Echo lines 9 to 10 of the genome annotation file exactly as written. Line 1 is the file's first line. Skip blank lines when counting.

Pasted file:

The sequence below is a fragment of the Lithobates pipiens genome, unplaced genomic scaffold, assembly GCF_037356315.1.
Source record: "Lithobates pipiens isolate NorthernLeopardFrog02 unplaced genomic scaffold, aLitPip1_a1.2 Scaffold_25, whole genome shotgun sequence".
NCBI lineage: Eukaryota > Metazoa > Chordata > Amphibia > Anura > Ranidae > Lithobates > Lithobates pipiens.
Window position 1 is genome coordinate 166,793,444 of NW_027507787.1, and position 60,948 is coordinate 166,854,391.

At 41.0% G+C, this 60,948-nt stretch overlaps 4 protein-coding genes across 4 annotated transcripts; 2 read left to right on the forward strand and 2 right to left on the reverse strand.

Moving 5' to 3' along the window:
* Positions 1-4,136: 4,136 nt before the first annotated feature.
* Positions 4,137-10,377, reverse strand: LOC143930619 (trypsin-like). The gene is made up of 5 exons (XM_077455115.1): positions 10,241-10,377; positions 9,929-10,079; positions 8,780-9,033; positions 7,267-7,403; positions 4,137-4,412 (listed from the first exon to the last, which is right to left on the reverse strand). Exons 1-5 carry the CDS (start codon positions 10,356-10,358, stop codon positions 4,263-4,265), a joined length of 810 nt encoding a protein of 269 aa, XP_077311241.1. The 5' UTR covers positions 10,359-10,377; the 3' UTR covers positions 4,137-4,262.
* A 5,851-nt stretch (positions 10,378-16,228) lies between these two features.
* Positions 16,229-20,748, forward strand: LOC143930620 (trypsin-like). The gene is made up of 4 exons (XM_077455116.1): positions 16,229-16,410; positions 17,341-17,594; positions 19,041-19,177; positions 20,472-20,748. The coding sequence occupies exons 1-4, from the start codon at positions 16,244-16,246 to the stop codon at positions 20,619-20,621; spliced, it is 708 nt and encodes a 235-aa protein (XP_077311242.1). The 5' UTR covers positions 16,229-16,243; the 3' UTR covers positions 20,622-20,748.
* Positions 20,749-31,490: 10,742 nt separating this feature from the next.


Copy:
* A 5,851-nt stretch (positions 10,378-16,228) lies between these two features.
* Positions 16,229-20,748, forward strand: LOC143930620 (trypsin-like). The gene is made up of 4 exons (XM_077455116.1): positions 16,229-16,410; positions 17,341-17,594; positions 19,041-19,177; positions 20,472-20,748. The coding sequence occupies exons 1-4, from the start codon at positions 16,244-16,246 to the stop codon at positions 20,619-20,621; spliced, it is 708 nt and encodes a 235-aa protein (XP_077311242.1). The 5' UTR covers positions 16,229-16,243; the 3' UTR covers positions 20,622-20,748.